The Houston Post from Houston, Texas on February 20, 1919 · Page 4
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The Houston Post from Houston, Texas · Page 4

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Thursday, February 20, 1919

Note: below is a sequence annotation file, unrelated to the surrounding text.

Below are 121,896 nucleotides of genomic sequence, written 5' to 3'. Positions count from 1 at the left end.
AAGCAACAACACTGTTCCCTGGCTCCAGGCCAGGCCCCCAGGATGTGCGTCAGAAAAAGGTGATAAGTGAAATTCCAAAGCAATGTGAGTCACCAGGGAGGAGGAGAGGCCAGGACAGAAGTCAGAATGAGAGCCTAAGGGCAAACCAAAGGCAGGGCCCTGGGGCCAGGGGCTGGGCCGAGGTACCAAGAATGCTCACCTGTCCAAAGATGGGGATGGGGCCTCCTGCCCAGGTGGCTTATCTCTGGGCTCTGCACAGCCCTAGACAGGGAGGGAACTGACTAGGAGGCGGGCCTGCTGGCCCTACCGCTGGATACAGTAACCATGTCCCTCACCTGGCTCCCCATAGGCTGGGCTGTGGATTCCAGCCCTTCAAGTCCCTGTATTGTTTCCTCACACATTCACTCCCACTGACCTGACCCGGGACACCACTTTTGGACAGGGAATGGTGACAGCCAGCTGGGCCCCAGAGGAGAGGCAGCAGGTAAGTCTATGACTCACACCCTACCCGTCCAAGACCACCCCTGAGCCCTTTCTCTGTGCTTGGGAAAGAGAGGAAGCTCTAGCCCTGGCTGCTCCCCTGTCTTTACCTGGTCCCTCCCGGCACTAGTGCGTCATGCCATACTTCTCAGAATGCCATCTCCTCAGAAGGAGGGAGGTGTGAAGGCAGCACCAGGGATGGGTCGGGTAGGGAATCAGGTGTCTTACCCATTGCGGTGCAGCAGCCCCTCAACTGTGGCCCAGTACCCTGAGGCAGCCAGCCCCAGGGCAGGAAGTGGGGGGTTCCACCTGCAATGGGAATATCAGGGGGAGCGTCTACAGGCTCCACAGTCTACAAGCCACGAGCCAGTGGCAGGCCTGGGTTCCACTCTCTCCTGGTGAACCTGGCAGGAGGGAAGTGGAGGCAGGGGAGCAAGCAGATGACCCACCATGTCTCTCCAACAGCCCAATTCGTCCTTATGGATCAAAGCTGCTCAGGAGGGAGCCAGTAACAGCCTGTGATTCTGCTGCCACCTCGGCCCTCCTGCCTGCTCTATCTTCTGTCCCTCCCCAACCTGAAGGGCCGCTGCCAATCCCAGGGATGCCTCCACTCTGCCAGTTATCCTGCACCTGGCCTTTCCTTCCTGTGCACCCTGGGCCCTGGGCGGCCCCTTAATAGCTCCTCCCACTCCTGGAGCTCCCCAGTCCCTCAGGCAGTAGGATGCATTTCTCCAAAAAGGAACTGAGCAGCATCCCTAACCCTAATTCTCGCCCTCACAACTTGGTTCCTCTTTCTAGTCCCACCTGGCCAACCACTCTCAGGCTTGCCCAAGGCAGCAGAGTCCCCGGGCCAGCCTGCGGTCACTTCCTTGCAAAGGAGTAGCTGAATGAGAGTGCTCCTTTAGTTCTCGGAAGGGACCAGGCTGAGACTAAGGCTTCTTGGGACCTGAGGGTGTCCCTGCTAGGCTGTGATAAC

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.; THE' HOUSTON TOST:' TO ONCE OUTLAWED CORPORATIONS MAY C RETURN TO TEXAS f Canales-Pedigo Bill Passes Senate as It Came From House MANY AMENDMENTS DEFEATED Adequate Punishment Held Inflicted and Business Later Safeguarded HARRY T. WARNER, Carraspoadent. Houston Post Bureau. AUSTIN. Texas. Keb. 19 The Ttdigo-CaLales bill, paving the way for the return ff the corporations convicted of violation of tbe anti-trust laws, was finally passed by tbe senate Wednesday just as it came from the house, after several efforts to amend bail failed. Fare explained the provisions of the bill and declared them equitable. Adequate punishment had been inflicted upon these corporations, aud there is a safeguard in it that before the corporations may be readmitted there must be a hearing and the attorney general is made a party thereto. He declared that the methods of the International Harvester company now operates under rules laid down by the supreme court of the I'nited States. Suiter and Westbrook sent ud an amendment providing for a bond equal to 10 per cent of its capital stock and to be accompanied by a statement that such corporation is not now and will not in the future be a party to any truet or agreement in restraint of trade and will comply with all the laws of Texas governing and affecting foreign corporations. The amendment further provides that the products of such corporations shall Dot be sold at a higher price in Texas than they are in any other State or foreign country. Page could se no necessity for the amendment. At any time it is shown that any of these corporations are violating the laws of Texas the district court caa put such corporation out of Texas forever. He moved to table it. Sniter could see no objection to the amendment. It simply provides protection for the public against eihorbttant prices as well as against violations of the law of the htate. Gibson doubted thai there was any necessity for the proposed amendment: it tnight drive out a lot of capital which otherwise would be available in carrying n the business in Texas. The motion to table was lost. Oarlock thought that the amendment would destroy the bill. There was a penalty in the bill which was fixed at banishment forever from Texas: and the provisions as to fixing prices he compared to the demand of hylock for his pound of flesh without regard to the blood drawn. Dayton said his farmer constituents wanted to know if he would vote for the return of the International Harvester, company: that they had to pay $Sfl more for a harvester than they could buy the aame machine for in Oklahoma. They had to send out of the r-tate for parts with which to repair their machines, often causing severe losaea. The Suiter-Westbrook amendment was lost. Dean proposed to amend by extending the time of expulsion to-10 years- instead of five. He charged that the adoption of the Pedigo bill amounted to the repeal of the anti-trust laws; he thought that these corporations should continue to be banished for another five yedhs. The amendment was lost and the bill was engrossed and finally passed under suspension of the rules. Fee Bill Engrossed. Tilsoo'e resolution proposing to so amend the constitution as to abolish the fee system and put all public officials on a salary basis, which has already passed the house, was engrossed in the senate alter a Drier debate Wednesday morning. most ot the senators appearing to have made a study of the matter and to know how they were going to vote. Dean explained the terms of the measure and Cousins opened the debate. He opposed doing away with the fee system . in the smaller counties because the derks of the courts are politiciana and will, in all probability, permit the fees to go uncollected, their salaries being assured. He regards the bill as probably a great misfortune to all the small coun ties; and if this bill b enscted then it would be well to abolish all fees. Hopkins interjected the proposition tnat service on process from outside counties woold be extremely alow and possibly not obtainable, for few officials would go to great trouble without a direct Interest in the compensation. Woods asserted that the fee system 1 . tnequitabl and the cause of much in justice. There is general dissatisfaction with the system and he cited the plank ID tne last democratic State olatform Carlock moved to amnd bv adding "providing that the legislature may make aucn exceptions as it may deem ad vis able." I'nder this amendment minor of' ficials in small counties could be main tained on a fee basis and as to the ma jority of the public officials a salary basis could be reached which would be fair. The adoption of the amendment would make the act flexible. The amendment was adopted. School Bill Engrossed. The senate engrossed the Murphy hill providing tor an independent school die trict for Goose Creek and 1 Davidson's bill for the Katy school district. Carlocks bill giving to incorporated cities the right to lease land owned by the municipalities for oil and gas de velopment was finally passed. Carlock's bill giving to incorporated cities and towns the right to provide, and to permit others to provid", atnuse-4 aoents in parks and to charre admission - thereto was amended to nrovide that thp Sunday law must be observed and was Tonally passed. ine bill by Aluerdjce lor the promotion t vocational education and carrvinz an propriatioa of &J75.00O was massed. This appropriation will be supplemented .with a similar sum by the federal government so that manual training may be carried on in tne rural and small town schools. l he appropriation doea not come from the general revenue. Ssspeoded Sentence Act Page's bill limiting tbe suspended sen tence act to those under the age uf 21 was opposed by Hertzberg, wbo con tended that age makes no difference when it co riles to giving a man a second chance. McNeahis declared that the suspended sentence act haa been the refuge of pro fessional criminals and hardened of lenders. Westbrook asserted that it is better . to let 99 hardened criminals gu than to punish one innocent person. He op posed the Page bill. Woods favored a remodeling of the suspended sentence law, but w as opposed to the rage propo . aition as being contrary to the spirit of the original act. Page declared that there Is a saturnalia f crime in Texas aa a result of the luia Deration of the suspended sentencj law. - Carlock amended by adding to the pro-Visions of the act "or any female with-ly set regard to her age," by raisins; the Jpit to M nsead ot tif Porrong I amended to exclude violations of the liquor laws from the benefit of tbe sus pended sentence act. -The bill was finally passed. Th hill hv Buchanan of Scurry amend ing the local insurance aaaoeiatioa law so the limit in which it may do business is increased from 25 to 80 nvues was en grossed. Jitney Bill Wins. McXealus' jitney bill was amended by Dayton to provide that the act shall not apply to towns of less than 13,000; by Witt to strike out "for each vehicle, thus extending the (j000 bond provided for in the bill to cover as many vehicles aa may be operated by one firm or cor poration; py vt ill Dy aooing mating rceT-ular triDS over a specified route." The bill was finally passed. The bill makes jitneys common carriers, compels the owners to obtain permits or licenses; gives towns and cities power to regulate routes and the carrying capacity of vehicles and compels a bond of $o(W0 to be used as compenaation for anyone recovering a judgmeut. Dean's bill applying to special venire in certain cases where the jury wheel ays-tem is id vogue was finally passed. Johnston's bill fixing venue in liboi cases against newspapers was engrossed. McN'ealus' bill fixing a lien ujwn certain property to protect hotels was finally passed. State May Take Buffalo. The house Wednesday morning adopt ed a resolution by Satterwhite providing for a committee to visit the Goodnight ranch, there to inspect the herd of buffalo aud cattle and to make au effort to acquire such herd for the State. The author cited it as the last opportunity for Texas to do anything toward the preservation of the buffalo. The idea is to turn the herd over to the A. and M. college in event it is acquired by the htate. The bouse took up the Dayton bill iroviding a system of distribution for the ree text boots. Terrell of Cherokee of fered a substitute for the Dayton bill, the main provision being a per capita distri-( bution of the funds arising from the tax for free book purposes among the depositories in the several districts in advance of the school term. It was the adoption of this amendment which so badly messed up the bouse bill that it had to be sent back to committee for repairs, and it is still there. The Terrell substitute fur ther provides that schools not under con trol of tbe Mate may have the benefit ot purchasing the same books at the same price charged the State; that all matters pertaining to the distribution of the books shall be in the hands of county superintendents, trustees and the State superintendent of public instruction with one central depository to be maintained in Texas by the foreign pubashers. Terrell charged that the house com mittee had failed to property rewrite the bill when it was recommitted for that purpose and had omitted the adopted amendment providing for per capita dia-tributian of the fund: and he contended that that plan is the only just and equitable one, for the taxes are collected from the people of the various districts and they have a right to disburse it. Whatever excess there may be above the needs for free text book can be used for running tbe schools: and that is the meat of the per capita distribution plan. He attacked the Dayton bill on the ground that it provides for centralization and asserted that his own bill provides for local government, the true basis. Terrell Substitute Lost. The Terrell substitute was debated at much length, several of tbe membera of the committee on education participating. and waa finally defeated. The estimated cost of free text books for the first year stated at $4,000,000, but after that the' annua cost will be much less. Murphy's bill giving persons arrested on extradition warrants the right to release on bond pending decision in a ha beas corpus case waa finally passed. Kauey a bill to so amend tbe gams law as to conform it to the federal statute and providing for a gun tax has been fa vorably reported by both senate and house committees. Game Commissioner Sterett has received much commendation on the bill and has hopes that it will be enacted, as it rente provisions for propagation of game birds. Members of the Harris county delega tion are receiving many telegrams from citizens of Magnolia Park protesting st the enactment of Murphy's bill which seeks to give Houston the right to an-next that suburb without tbe Magnolia Park people having the right to vote on it. The Murphy bill has been submitted to the attorney general's department and the author was assured that it is not contrary to the constitution. The legislature has been invited to come to Houston March 3 to aee the al-lied government exhibition, but will hardly be able to accept. President Wilson May Reach Port Sunday Night Associated Press Report. WASHINGTON. Feb. 19. Wireless dispatches to tbe White House Wednes day from the presidential transport George Washington indicated that the ship was making such good speed that she might drop anchor in Boston harbor Sunday night. President Wilson probably will remain aboard until Monday morning and deliver his address in Boa- ton some time during that day. ine Boston speech is expected bv ad ministration officials to be confined almost entirely to an appeal to the country for support of the league of nations. It waa said Wednesday that the president probably would utilize the opportunity to take the public into hia confidence aa to the need for such a league, but that he would reserve any detailed explanation of the articles of the pro posed constitution lor bis conferences witft members of congress and an address to congress, which he probsbly will da-liver soon. Secretary Tumnltv will rn tn Tfoatnn Friday to be ready to confer with the president. Hearing on Mob Rule Amendment Thursday Houston Post Special. AI STIN. Texas. Feb. 19. A ioint hearing on the proposed constitutional amendment introduced by Dean in the senate and W. A. Back n thu hrni u. oeen arranged ior inursday evening and a list of distinguished speakers will approve the terms of the measure and the intent ot tne autnor. Among them will be Judge Kittrell, Dr. George W. Truett of Dallas, Will l Hogg of Houston, Dr. H. P. Brooks of Waco, Key. Hugh Mc- Leirnn ot ,an Antonio, President Vin son of the State university and others. The bill has been senersllv unnrnvAil by both white and ngro citizens of Texas ano tnis meeting is intended to arouse further public interest. The proposition provides that any person participating in a mob which takes the life of any person shall thereafter be deprived of the franchise and forever debarred from holding pumic OI lir. Scott Nearing Acquitted but Society Is Convicted Associated Press Report. KEW vnnir it.k in t ,. vi i one time professor in the I'niversity of Pennsylvania and Toledo university and a socialist candidate in this city in the last congressional campaign, was acquitted of seditious writings by a federal jury The American socialist societv fendant, was found guilty on both counts n tne indictment. Ibe jury was given the case at 1 o'clock Tuesdav afternoon and returned its verdict after deliberating RANGER SERVICE FOUND NECESSARY FOR REGULATION (Continued from Page One.) duties devolving upon him with reference to the State ranger force in an intelligent, conscientious and effective manner; that he has exercised his best judgment and discretion In the handling of his fores; that he has maintained a high standard and morale of said force in the best manner possible under the many disadvantages confronting him. As an evidence of this fact, it is shown at this time the ranger force consists of 108 commissioned officers snd enlisted men; that during the time he haa been at the head of this department the adjutant general has discharged from the service more than 100 men because of in competency, and other reasons, that in his judgment justified the discharge; that this was done for the betterment of the service, and as promptly aa bis attention was called to improper conduct upon the part of any officer or enlisted men in the service, snd for raising the ranger force to that high standard that in his judgment it should attain; that during this time he has had resignations amongst officers and enlisted men of more than 75 in number. These conditions will again be referred to in this report. We feel that instead of being entitled to a condemnation, that the ad jutant general is entitled to the commendation of the senate and honse for the able, eficient, impartial and fearless manner in which he has discharged tbe duties placed upon him aa the head of the ranger force of the Mate of leias. Hanson Efficient. 3. That in our judgment the charges made against Captain W. M. Hanson, the investigating officer of the ad jutant general'a department, of inefficiency, partiality and unfairness in the discharge of hia duties in auch position are not sustained; that on the other hand, under the moat trying circumstances, he succeeded to this position and has endeavored in every way to faithfully, efficiently and impartially discharge the duties resting npon him as such officer; that he has at all times been efficient, prompt and fair in the discharge of these duties, and Is not subject to criticism or blame with reference thereto: and we, therefore, acquit him of all blame under the charges made against him. 4. That it is the unanimous opinion of your committee that the conditions existing upon the border between Texas and Mexico at this time are auch that the State ranger force should be maintained, in an adequate manner, receiving a juat compensation for their services, and in a manner to give protection to the life and property along such border; that the conditions heretofore existing and in a measure continuing at this time on said border have been and are now, such that this protection can not be given to the people of that district except by the maintenance of an adequate ranger force properly supported, officered, equipped and managed. Many Charges Proved. 5. That as to the charges made for misconduct upon the part of the various members of the Slate ranger force, their unwarranted disregard of the rights of citiaenahip of many of the bonier counties, the unnecessary taking of life by different members of the force, the entering of private residences, searching of private residences, and the taking and confiscating of arms of private citizens by said force without warrant of law, the improper arrest of parties by different members of the ranger force; the confining of them in jail without taking them before a magistrate, as is required by the laws of this State; and the taking of life of prisoners by some members of the force, we find that many ot tuese charges have been established by Sufficient and competent evidence. We find that some of the commanding officers hsve been arbitrary and overbearing in the discharge of their duties; that they have assumed authority not given to them, and that in the interpreting of the laws of this State and enforcing them in a maQner not authorized under the constitution and laws they have become guilty of, and are respon sible for, the gross violation of both civil and criminal lawa of this State and deserve the condemnation of all law-abid ing citizens for so doing. The retention of such men on the force should not be tolerated by those in charge. It is bat justice to the present administration to say that many of tho outrages complained of, and to which refer ence ia here made, were under the preceding administration, and many of the officers and men responsible for these conditions were employed under the pre ceding administration. Execution of Prisoner. As an illustration of these conditions we refer to the incident testified to by a number of witnesses following the train wreck near the city of Brownsville, in Cameron county, in 1913. Uncontradicted testimony shows that within a few days following this wreck five prisoners were arrested and were in the custody of a captain of the State ranger force and hia men. Without authority of law they took theae men a short distance from the scene of the wreck without a trial, judgment of the court or process of law and executed them; that following this execution two other men were arrested under suspicion of having been instrumental in causing the, wreck and being responsible for the deaths of par ties at that time and were in the custody of tbe sheriff of that county; that the captain of the ranger force at that place demanded of the sheriff that these men should be delivered into their hands that they might be executed aa had been their supposed accomplices, lnis request waa refused by the sheriff. It is but justice to the present ranger force to say that this captain is no longer in the service, and while the evidence tends to show that some men still in the service were par ties to this outrage, most of them have been discharged, and wa trust that following this Investigation the remainder of them will be promptly discharged from the service. Kilting of Garcia. As a further illustration we refer to charge No. 5, in which it is alleged that on or about April 4, 1018, one Florencio Garcia was killed while in the custody of three rangers under circumstances that shows It to have been murder. The evidence discloses that this man was ar rested under suspicion of having been interested in the stealing of some cattle that he waa carried from his home to a point some 35 miles distant, was not taken before a magistrate as is required by law, waa placed in jail over night, the next morning was taken out and carried some five - and a half miles into the country, and according to tbe testimony of the rangers was there set at liberty. This man is shown never again to have been seen alive. A short time afterwards human bones were found near the place -where he was set at liberty, and with tbem was found clothing identified as having been worn by Garcia at the time of his death. The explanation male by the rangers waa wholly unsatisfactory. It was shown that under the direction of a captain in the ranger service many homes were entered by the rangers, and all firearms were taken and confiscated without authority of law, and that many of them have never been returned to tneir owners. lnis conduct, in our judgment, was in violation of the spirit of the fundamental laws of this land, and should not be tolerated upon the part of any oiucer of the law. The evidence further discloses that many of the men of the ranger force pride themselves in their reputation of being quick with their guns, snd desiring to have the reputation of bad men rather than faithful and efficient officers of th Jaw. Some of the killings charged, to have been done by membera of the ranger force, .especially that cpmnlained of in charge No. S, is shown to have been done by a member of the raasyer fore ia the discharge of his duties, aad while he may have bees negligent in his acta at that time, there is bo criminal intent npon bis part shows to have existed at that time. Eattlaaf. Cass. I The ceaawet of certain members of Us ranger fore in some of the counties of this State remote from the border ia most responsible, and the killing in Eastland county charged to them was indeed a regrettable occurrence. These cases now pending in the courts of Eastland and Taylor counties will be tboroaghly investigated and at this time we do not feel like commenting thereon. The acts T-omplained of in charges Nos. 8, 18 and IV aa enown to nave neen commuted oy persons who are not now in the ranger force; one of them was shown to have been discharged on the first of the month preceding the assault committed on a waiter in a cafe in San Antonio. The killing complained of in charge No. 18 is shown to have been done by a man not then in the service, who was afterwards commissioned aa a State ranger, but who has aince left the aerv- ice, and it tbe evidence ia to oe renea upon, neither of these men snould ever again be employed as a member of the State ranger force. Much Good Work. Dona. 6 We are duly appreciative of the great aervice that has been rendered by many of the State rangecs In tbe protection of property as well as of the trying conditions confronting them, and under which these services were rendered. Too much credit can not be ?iven to the officers and men of the orce who met these responsibilities as thy should have done, an4 we feel sure that the legislature of tois Mate will commend them for the faithful manner in which they discharged their duties, and that they will be duly sensible as to tne necessity for the continuation of this force. We believe and recommend to the senate and house of representatives that the number of State rangers should be reduced: that the governor of the State should be authorized to increase the num ber in active service during any time of emergency as in his judgment the occa-tion demands, for the proper protection of life, property, the restraining of lawlessness and the enforcement of the laws in this State. We believe that the officers and men ahould be men of high moral character. men who will regard their official oaths and discharge their duties in accordance therewith, who will at all times be conservators of the peace and diligent in the enforcement of the law towards all men; that they shall be paid an adequate salary justifying the service of good men; that there should be a central authority over the force accountable to the adjutant general and tbe governor of the State; that said force ahould be organized in such a way as to avoid too great a division of authority, looking to the efficient handlmg of the entire force. We do not believe that it would be to the best interest of the ranger force that they should be placed under bond, but we believe that instead of looking to a bond as a means for Becunng the faithful performance of their duty, that, as above suggested, they should be selected as men of integrity and placed under a proper and rigid control of those in authority. Canales Not Blamed, r. After hearing all of the evidence we desire to say that iu our judgment J. T. CanaJes has been prompted by no im proper motives in making tbe charges that he has made against the State ran ger force, and that at all tines during'the investigation be has been fair, prompt and considerate in the presentation of charge and reference to the charges made, and we feel that much good should come, both to the ranger force and to the people of Texas, by reason of tbe investigation bad under these charges. n e desire especially to express our appreciation not only to J. 1. tauales, but to James A. llarley. the adjutant general; R. E. L. Knight of Dallas and Dayton Moses of Fort Worth for their kindness and services rendered to your committee in this investigation, and to say that by reason of their operation we have been able to make what, in our judgment, is a full, fair and complete in vestigdtion of the ranger service. Re spectfully submitted. W. H. Berdson, Chairman. D. S. McMillin, Sam C. I-ackey, W. M. Tidwell, Paul V. Tage. Edgar E. Witt. Harley Holds Inquiry Will Benefit Service Houston Post Special. ACSTIN, Texas, Feb. 1ft. Adjutant General Harley made the following com ment on the report of tne ranger in vesticating committee: J he report of the committee n very gratifying to ue in so far as it brings to the attention of the legislature the neces sary work that ha been done by the ranger force; at tbe same time (showing wherein the force could be improved by & roper action on the part of the legis-iture with reference to better salaries for the officers and men. "It is my belief that the committee was very careful and painstaking in its efforts to have a thorough investigation of the ranger system, a I had requested in my communication to tbe bouse .Ian uary 26, and that they have really done tbe ranger force and the State a great service in bnnging to tbe attention the legislature the need of better pay in order that tbe standard of the force can be raised and condition Improved. "I feel confident that if the legislature will follow the advice of the committee in this respect, that there will be a great improvement In the ranger service within the next year. "Knowing the members of the committee to be high-minded men, I knew that the purpose for which I asked the appointment of such a committee would result in much good, and that the other fundings would tend to show that iiy efforts to improve the force could accomplish little unless the legislature could be made to realiie the disadvantage! under which I worked and would help me improve the force. I therefore feel riiat my action in asking for an investigation has been justified. Mrs. Roosevelt Visits Son's Grave in France Associated Press Report. PARIS, Feb. 19. Mrs. Theodore Roosevelt, accompanied by her on, Col. Theodore Roosevelt Jr., visited the grave of Lieutenant Quentin Roosevelt near Fere-en-Tardenois Tuesday, and placed flowers on the simple monument which mark her son's last resting place. The grave is being carefully tended by the inhabitant of the locality. Trie drink that takes the place of coffee INSTANT POSTUM A puna, delicious American Beverage MALONE MEASURE PERMITS SUBURBS TO BE ABSORBED Tarrant Man's Bill Assures Houston Right to Take Over Magnolia Park HARRY T. WARNER, Corrassoaeant Heutte Past Braa. ATTOTTV T.. SUV 1Q U.lnna nf Tarrant believes be has solved the prob lem of annexing contiguous territory and he has prepared a bill which he ia confident will "stand up" in the courts. While hia bill ia Drimarilv intended to take Niles City into the municipality of Fort Worth, it wul serve also to take Magnolia City into Houston and Highland Park into Dallas, as it ia general in its terms. The bill heretofore introduced by Mur phy snd the other members of the Har ris county delegation Mr. Malone does sot believe will stand a teat in the courts; and there ia, therefora, a likli-bood that the Malone bill will go through the committee and that the Murphy bill will be sidetracked. Miles uity is a municipality or ganised, according to Mr. Malone, to prevent Fort Worth getting the big packing plants: and be figures that tbe said packing plants would, included in the city limits of Fort Worth, add about $100,000 a year to the taxes collected there, thus giving more money for acnool and other purposes. Maf-asHa Park. Magnolia Park has within it the term inals of the Houston ship channel and it also controls a considerable portion of the Harrisburg boulevard; there is opposition among the citizens of the suburb to annexation on the score that they baS-e not the facilities to compensate them for the increased tax rate which would result from incorporation within the city; but under the Malone bill they can vote their bonds for improvements before they are finally taken in and tbe money will be applied to the specific purposes within the specified territory. The Malone bin provides that any city of 60,000 population may annex territory adjacent and contiguous by a vote of the people of the larger city; and without those of the amaller having any voice in the matter if they did not have 5000 population at the time of the last census. To secure this vote there must be a petition of 10 per cent of the qualified voters at the last general election unless the city authorities themselves initiate the movement. In event that such an nexation is made, then the municipal government of the smaller city ceases to exist; and the keynote to the Malone bill is the clause which repeal all law in conflict with the new statute. Avoids Constitution. He contends that the cities of Hons ton. Fort Worth, Dallas and others of that class are constitutional cities: while the municipalities of Magnolia Park, Nile City and cities of that class are creations of the legislature; and the legislature may abolish such either bv gen eral or specific legislation. Thereby he hopes to avoid the home rule section of the constitution, the election in the larger municipality giving the citizens of that city their right of self government and the smaller town having no such right. After the election and the subsequent abolishment of the smaller municipality, the records, books, public property, money and debts of the smaller become the property of the city which absorb. And in event that the annexed territory had voted bonds for any purpose then the funds derived from the sale of those bonds must be expended as origi- nallv provided and tne annexing atv becomes responsible for the payment of the bonds upon maturity; and in event that taxes for the current year have been assessed, then such assessment and the rate fixed upon it are to stand for the smaller territory which has been taken in. of Quality in from such Famous Makers as Knox, Stetson, Schobel A comprehensive showing of becoming styles is now ready for your inspection. Feather weights and more stocky weights, just as your fancy dictates. The Colors Most in Favor for Spring are Pearl, Knox Gray, Myrtle, Artichoke, Brown, Seal, etc. $3.50, $4, $5, $6 $7.50 to $15 405 Main Street AGGIES AND LONGHORNS CLASH IN TITULAR BASKET BALL GAMES '. ' . ' '; State CoilegeTitle Will Be Pecided When Two lading Quin teta Hook Up Friday and Saturday Nights College Writer Says Longcope and McQuillen Real Forwards. COLLEGE STATION, Texas, Feb. 19. 1 The first two of the four games that will decide the basketball championship of the State win be played on the A. and M. gymnasium court Friday and Saturday nights, February 21 and 22, when the Farmer five will take on the Long-horns from the University of Texas. Texas comes to A. and M. with a record of 11 Btraight victories, four of which were over the Rice Owls. The Long-horn (uffered one defeat at the hands of North Tejtas State normal in a practice game. The Farmer have a string of 10 victories, two of which were over the Marine quintet from Galveston. They must own to one defeat at the hands of the Baylor Bears, however the first five never got in tnis game until the last few minutes of play and the SO to 18 defeat of the Bears on the previous night ia a better indication of the atrength of the two team. The percentage column give the edge to the Longhorns, however, and the Farmers will have to do better than break even in order to cop the championship. The Longhorn team Is a veteran and has been putting up a great game, but the Aggie supporter are confident that Coach Driver haa an aggregation of youngsters that are real stars and there is the utmost confidence that if the team only play up to it true form the heavy Longhorns will be outclassed. The Farmers have tne onensive matenai, tney have never had to extend themselves on the home court and it is going to take some real classy playing if the Longhorns take either one of the games at A. and M.. On the following Friday and Saturday A. and M. will go to Austin to meet the Longhorns on their home grounds and it is probably there that the championship will be finally decided. The Aggies are presenting for consideration this year Captain Longcope and McQuillen, veteran forwards, who are steadily contradicting the gratuitioua information given out by one Texaa sport writer that there are no forwards in the GOVERNOR SIGNS POOL HALL BILL Measure Ends Life of All Places Wherein Charges . Are Made Players Houston Post Special AUSTIN, Texas, Feb. 19. Governor Hobby Wednesday signed senate bill No. 14 which forbids the operation of pool and billiard ball for profit and closing these places May 1. Before signing the bill the governor obtained opinions of the attorney general's department, answered by First Assistant W. A. Kelling, who advised that the bill will not nrevent the operation of pool and billiard tables where no charge is made for playing, as in private homes, T. M. C. A. halls and bona fide social clubs. If a charge is made for playing, even though only to cover the cost to the club and not intended for profit, such practice will be a violation of the law. A charge per cue by clubs can not be made after May 1. Distribution of Sodium Nitrate Stock Planned Associated Prea Report. WASHINGTON. Feb. 19. I'nder an agreement reached here Wednesday 226,000 tons of sodium nitrate held by VmmI r Mj;'a &L - n. - State this year Forbes at canter U doing almost as brilliant goal shooting a the forwards, and William, Hartung and Mitchell, the freshmen guards, a re 'giving the team a defense that is proving almost unbeatable. Four of these six are 'Houston boy and got their training on the Houston High school and church team a. In reserve are a whole string of men wbo have shown up in first class tyi, first among whom probably 1 Keen, a giant center who would max Kingaland of Rice look small. Coach Driver haa developed some ?retty teamwork and except tor the tin-ortunate accident at Baylor all the odds would be on the Farmers. Hal Chase to Plav First Base for New York Giants Associated Press Report. NEW TORK, Feb. 19. Hal Chase will play first base for the New York National league club this season. A deal waa put through Wednesday by the vice preoi-dent and Manager MeGraw of the local dub, and Manager Mo ran of the Cincinnati club, whereby First Baseman Walter Holke and Catcher Bill Rariden go to Cincinnati in exchange for Chae. No other terms in the deal were announced here. Barrow Asks Waivers on Five Red Sox Players Associated Press Report. BOSTON, Feb. 19. Manager Edward Barrow of the Boston American league baseball club announced Wednesday that waivers had been received from all the league clubs on Fred Thomas, third baseman; Richard Hoblitiel, first baseman, and Outfielders James Walsh, Paul Smith and George Whiteman. All five were members of the world's champion Red Sox team last season. the government in the United Statee would be disposed of by importers in this country, while 120.000 ton held in Chile would be sold to foreign interests. Thia method of disposition wa decided upon at a conference between the war department's director of sales and representatives of the war trade board and the nitrate committee. It was said officially that distribution would be by the same method under which consumers in the United Statea have obtained nitrate since November, 1917. Reisler Threatens to Stop the Dempsey-Willard Bout Associated Press Report. ST. LOUIS, Feb. 19. That an injunction may be asked for to stop the Wil-lard-Deinpsey world'a heavyweight championship match, unless the contracture! interests of John R. Reisler of New York and Tulsa, Okla., in Jack Dempaey are recognized, wa the statement of A. M. Fnimberg, an attorney representing Reisler, in a statement in the Post-Dispatch Wednesday. Frumberg said that Reisler was taking steps to protect his interests and that New York attorneys were now preparing the necessary law steps. "Reisler has a contract to handle Denipsey that extends into 1920," said Frumberg. "This contract has been upheld in the appellate division of the supreme court of the State of New York. The case was decided absolutely on the merits of the contract and not as in St. Louis, owing to the fact that boxing was illegal in Missouri. "I am not prepared to discuss the methods by which he could enforce his demands, but I believe they extend to the obtaining of an injunction, halting everything." ScanTatf Bulldinj - ;. 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